Our Opinion: HALO boys program a welcome addition

We believe HALO's new after-school home for boys will make a positive difference in the lives of at-risk children.

As we reported Sunday, the program will share similarities to the existing home for girls. Boys will be expected to attend family-style dinners and to complete assignments or chores.

The program will welcome high school boys, who will arrive at the home after school, probably around 3 p.m., and remain until up to 9 p.m.

Mentoring, tutoring and other activities will give the boys chances to bond with adults during a time period in which they might otherwise be at risk.

"They will come here and get a warm meal, and we'll create kind of a family atmosphere," HALO founder Rebecca Welsh said.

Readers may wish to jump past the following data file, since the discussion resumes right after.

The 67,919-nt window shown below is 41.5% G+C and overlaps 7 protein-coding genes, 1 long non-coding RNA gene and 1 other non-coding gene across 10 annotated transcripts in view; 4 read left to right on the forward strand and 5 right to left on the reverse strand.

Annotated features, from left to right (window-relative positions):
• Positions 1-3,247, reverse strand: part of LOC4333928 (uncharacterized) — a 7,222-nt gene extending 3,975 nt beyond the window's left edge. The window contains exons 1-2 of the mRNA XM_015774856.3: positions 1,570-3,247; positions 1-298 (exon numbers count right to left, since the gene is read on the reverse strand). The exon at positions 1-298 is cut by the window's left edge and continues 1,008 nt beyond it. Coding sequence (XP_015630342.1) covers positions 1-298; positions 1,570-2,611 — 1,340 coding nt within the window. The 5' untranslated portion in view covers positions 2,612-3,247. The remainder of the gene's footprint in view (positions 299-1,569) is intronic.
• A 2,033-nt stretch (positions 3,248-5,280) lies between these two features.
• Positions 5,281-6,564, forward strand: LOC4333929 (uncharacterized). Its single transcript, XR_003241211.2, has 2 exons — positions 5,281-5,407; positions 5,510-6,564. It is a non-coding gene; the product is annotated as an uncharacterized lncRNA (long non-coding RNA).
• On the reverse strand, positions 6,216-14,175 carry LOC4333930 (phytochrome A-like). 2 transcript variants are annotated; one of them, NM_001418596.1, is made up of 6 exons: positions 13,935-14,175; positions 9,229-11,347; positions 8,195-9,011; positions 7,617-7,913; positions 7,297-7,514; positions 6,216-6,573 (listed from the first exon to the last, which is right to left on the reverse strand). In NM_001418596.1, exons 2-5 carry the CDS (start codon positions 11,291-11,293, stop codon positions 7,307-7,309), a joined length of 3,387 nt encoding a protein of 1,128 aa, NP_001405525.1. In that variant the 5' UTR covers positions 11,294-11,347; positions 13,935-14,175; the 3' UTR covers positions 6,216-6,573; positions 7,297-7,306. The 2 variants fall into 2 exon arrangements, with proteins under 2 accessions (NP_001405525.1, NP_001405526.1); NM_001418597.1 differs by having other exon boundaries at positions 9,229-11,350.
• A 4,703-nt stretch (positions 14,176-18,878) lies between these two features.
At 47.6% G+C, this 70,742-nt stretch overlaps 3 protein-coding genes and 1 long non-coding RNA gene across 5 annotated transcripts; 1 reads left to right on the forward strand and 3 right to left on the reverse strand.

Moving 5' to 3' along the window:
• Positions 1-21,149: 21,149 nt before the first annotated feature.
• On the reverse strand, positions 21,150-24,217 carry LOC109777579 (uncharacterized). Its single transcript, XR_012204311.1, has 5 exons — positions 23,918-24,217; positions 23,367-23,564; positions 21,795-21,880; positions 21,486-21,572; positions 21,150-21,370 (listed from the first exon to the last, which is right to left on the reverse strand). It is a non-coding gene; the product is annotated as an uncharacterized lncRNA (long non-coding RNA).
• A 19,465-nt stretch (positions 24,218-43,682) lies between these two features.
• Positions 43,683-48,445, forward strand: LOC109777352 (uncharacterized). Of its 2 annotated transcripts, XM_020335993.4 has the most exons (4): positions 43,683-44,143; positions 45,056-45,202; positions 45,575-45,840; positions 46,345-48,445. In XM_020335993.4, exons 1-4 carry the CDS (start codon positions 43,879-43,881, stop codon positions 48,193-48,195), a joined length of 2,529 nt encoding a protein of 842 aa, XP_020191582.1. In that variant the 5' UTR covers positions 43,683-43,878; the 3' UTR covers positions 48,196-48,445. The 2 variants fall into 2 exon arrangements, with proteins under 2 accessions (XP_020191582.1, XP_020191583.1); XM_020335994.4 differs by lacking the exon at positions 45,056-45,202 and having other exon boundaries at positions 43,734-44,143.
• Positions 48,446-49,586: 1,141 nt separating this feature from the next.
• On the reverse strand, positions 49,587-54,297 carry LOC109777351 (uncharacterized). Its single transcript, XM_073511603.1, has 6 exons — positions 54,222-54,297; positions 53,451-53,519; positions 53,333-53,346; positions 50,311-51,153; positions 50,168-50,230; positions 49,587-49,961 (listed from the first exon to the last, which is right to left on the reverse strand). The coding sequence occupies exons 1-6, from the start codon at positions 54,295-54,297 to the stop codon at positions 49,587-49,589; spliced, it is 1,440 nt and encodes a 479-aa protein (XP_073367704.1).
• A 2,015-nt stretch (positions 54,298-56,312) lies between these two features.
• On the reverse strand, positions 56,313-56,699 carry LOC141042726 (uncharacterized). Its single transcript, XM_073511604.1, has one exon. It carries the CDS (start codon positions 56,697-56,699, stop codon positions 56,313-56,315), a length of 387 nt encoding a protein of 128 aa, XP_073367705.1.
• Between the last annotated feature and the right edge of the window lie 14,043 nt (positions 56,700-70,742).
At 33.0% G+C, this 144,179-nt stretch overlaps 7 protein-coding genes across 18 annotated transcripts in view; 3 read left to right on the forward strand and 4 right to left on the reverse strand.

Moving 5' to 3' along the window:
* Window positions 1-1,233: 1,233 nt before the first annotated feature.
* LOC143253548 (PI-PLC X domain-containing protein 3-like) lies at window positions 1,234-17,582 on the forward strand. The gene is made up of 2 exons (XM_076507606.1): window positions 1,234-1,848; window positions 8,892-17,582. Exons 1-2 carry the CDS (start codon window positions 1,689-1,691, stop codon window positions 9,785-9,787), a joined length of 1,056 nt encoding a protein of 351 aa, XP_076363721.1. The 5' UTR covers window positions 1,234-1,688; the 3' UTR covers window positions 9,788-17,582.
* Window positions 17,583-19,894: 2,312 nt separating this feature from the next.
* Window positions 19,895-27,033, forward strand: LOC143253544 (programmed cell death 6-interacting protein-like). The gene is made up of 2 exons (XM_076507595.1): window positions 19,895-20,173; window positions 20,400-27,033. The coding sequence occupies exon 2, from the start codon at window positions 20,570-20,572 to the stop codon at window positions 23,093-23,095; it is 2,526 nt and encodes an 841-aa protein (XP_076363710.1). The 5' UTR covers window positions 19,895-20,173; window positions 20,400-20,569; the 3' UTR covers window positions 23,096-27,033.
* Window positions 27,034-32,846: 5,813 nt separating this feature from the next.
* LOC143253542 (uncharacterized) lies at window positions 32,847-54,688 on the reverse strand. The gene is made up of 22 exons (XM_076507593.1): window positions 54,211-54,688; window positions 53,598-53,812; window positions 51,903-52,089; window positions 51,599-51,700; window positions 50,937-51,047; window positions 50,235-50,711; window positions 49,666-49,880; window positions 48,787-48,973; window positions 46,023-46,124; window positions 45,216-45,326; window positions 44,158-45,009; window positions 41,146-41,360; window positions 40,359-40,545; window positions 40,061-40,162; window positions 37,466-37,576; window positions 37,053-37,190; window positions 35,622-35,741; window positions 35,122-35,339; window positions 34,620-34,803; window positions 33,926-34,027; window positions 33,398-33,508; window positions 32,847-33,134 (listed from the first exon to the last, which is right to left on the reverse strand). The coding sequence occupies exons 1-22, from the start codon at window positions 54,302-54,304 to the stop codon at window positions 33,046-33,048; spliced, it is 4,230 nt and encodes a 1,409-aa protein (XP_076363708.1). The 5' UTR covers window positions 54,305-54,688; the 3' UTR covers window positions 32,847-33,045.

HALO is an acronym that stands for Helping Art Liberate Orphans. It's a 501(c)(3) nonprofit organization that supports homeless and at-risk children. It has branches in Jefferson City; Kansas City; New York City; and Portland, Oregon, but reaches around the world. Teachers and coaches tell HALO staff there are boys who don't have a stable, safe place to go at night, Welsh said.

HALO tapped Darian Pruitt to manage the program - an excellent choice. For years, Pruitt has been a positive role model for children in the youth ministry at Capital City Christian Church, as well as the church's daycare program. He's a kind soul, and a calming influence who leads by example.

Other mentors and volunteers are being recruited.

"It's important for boys to have that model behavior so they can make a big change in their lives," Pruitt said. "We have volunteers and mentors in every field. The last meeting that we had, we had people who do construction, people who work in schools, credit card processing and police officers."

If you would like to be involved in the program, email Pruitt at [email protected].

News Tribune